The second reason is there are still things they need to fix. For instance, they never got around to merging in a calendar. My biggest gripe about Eudora is when someone sends me a reminder or meeting announcement, I have to cut and paste to a different app (usually Yahoo Calendar). And while their junk filter is getting better, I still find myself in the junk folder every morning plucking out important email.
I hate to say this, but MS Outlook is going to become my email software. They have fixed the show-stoppers. Used to be if you had an Exchange server account, POP mail was either disabled or just didn't work. That's been fixed, and now I can put all my POP mail accounts into Outlook. I've got a pile - Earthlink (both mine and my parents'), gmail, comcast and four on howeird.com. Work email is usually an Exchange account.
Also, Outlook is the email program of choice for all the PDA-to-PC and cell phone-to-PC apps. And Yahoo-to-PC-to-phone, now that I think of it.
Should I wait till Office 2007 is out? Nah, easier to upgrade. Especially since I'll probably be working at MS then.
When I first discovered email, I was new to Silly Valley, using a dumb terminal and a 150/300 baud modem. My first email account was on The Well, and the only way to store messages locally was to print them. I had a cheap dot matrix printer, I think.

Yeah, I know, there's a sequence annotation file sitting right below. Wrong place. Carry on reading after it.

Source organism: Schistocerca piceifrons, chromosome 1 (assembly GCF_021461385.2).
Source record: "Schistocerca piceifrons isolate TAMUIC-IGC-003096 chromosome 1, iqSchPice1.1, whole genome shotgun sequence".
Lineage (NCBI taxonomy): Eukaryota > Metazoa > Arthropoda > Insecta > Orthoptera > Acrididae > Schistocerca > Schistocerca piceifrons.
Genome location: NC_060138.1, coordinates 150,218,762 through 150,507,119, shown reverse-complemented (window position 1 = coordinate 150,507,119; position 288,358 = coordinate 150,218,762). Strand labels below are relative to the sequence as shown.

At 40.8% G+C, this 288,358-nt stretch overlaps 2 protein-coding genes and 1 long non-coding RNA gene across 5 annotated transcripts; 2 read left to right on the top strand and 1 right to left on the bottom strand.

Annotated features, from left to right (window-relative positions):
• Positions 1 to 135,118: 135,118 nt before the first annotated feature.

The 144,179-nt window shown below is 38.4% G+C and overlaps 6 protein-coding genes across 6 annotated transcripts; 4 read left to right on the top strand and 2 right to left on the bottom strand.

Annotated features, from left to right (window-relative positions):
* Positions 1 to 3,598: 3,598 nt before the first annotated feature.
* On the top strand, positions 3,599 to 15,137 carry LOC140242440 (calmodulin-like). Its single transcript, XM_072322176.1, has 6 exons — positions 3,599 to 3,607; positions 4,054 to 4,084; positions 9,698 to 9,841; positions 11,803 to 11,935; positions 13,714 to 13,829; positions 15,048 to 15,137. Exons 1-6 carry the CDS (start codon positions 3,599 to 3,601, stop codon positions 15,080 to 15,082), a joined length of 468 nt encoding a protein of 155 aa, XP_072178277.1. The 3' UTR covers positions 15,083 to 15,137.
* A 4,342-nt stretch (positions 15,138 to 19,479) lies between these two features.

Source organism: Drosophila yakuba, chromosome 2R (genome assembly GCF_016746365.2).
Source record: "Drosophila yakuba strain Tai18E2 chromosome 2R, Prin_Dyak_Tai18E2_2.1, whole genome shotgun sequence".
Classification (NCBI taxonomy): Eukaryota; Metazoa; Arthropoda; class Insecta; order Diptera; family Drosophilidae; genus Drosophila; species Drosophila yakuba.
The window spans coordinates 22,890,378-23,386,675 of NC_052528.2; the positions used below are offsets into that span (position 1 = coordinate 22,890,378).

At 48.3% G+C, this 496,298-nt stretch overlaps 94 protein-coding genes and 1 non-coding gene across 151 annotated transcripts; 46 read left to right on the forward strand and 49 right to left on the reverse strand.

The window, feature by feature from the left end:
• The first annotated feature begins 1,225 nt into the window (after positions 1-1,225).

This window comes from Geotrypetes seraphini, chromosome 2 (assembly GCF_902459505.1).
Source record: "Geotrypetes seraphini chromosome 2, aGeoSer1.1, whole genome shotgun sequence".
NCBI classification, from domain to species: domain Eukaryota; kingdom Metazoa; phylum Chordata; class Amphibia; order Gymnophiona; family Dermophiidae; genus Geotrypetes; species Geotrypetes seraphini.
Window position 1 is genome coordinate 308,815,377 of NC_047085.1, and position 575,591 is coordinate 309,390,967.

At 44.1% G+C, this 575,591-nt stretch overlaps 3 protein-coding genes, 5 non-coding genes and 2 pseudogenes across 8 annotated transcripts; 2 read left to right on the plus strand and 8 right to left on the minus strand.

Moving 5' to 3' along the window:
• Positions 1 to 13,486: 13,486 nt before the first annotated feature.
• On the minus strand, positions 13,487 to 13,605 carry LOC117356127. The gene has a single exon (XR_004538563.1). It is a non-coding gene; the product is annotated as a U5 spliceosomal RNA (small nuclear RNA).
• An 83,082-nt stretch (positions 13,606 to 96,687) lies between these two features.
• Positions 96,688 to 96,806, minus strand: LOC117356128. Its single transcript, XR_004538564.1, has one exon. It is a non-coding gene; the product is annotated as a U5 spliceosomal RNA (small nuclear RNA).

Over the years I changed email addresses frequently. Working at TeleVideo, I had a company Internet connection and email account, and for the next decade or so, I considered email to be a mandatory benefit, like dental coverage.
Email was still text-based, but since TeleVideo made terminals and CPM computers which could display simple ASCII-based text features like highlighting, reverse video and blinking, small email apps started to pop up. The first one I remember was elm. Actually, I used elm as a Usenet news reader, and someone on Usenet (Dave Taylor, I think) reminded me that Usenet messages were in standard email format, so I could use elm as my email client.
Some time after I was using an IBM compatible at home, I tried pine as my email program. But while it was hyped as easier to use and was more graphical, I just didn't like the look and feel. I felt the same way about the Windows version which most folks know as belonging to my alma mater, the University of Washington, but I know its origins in an entirely different way which I won't discuss in a non-friends-locked posting.
Moving right along, in the early days of Windows, there were tons of email programs introduced into the public domain, either as freeware, shareware or as crippleware demos. I tried several, and the two finalists were Eudora and Pegasus. I used them side by side for a while, but found Pegasus had too many features which I had no use for, so I kept Eudora, and have ever since.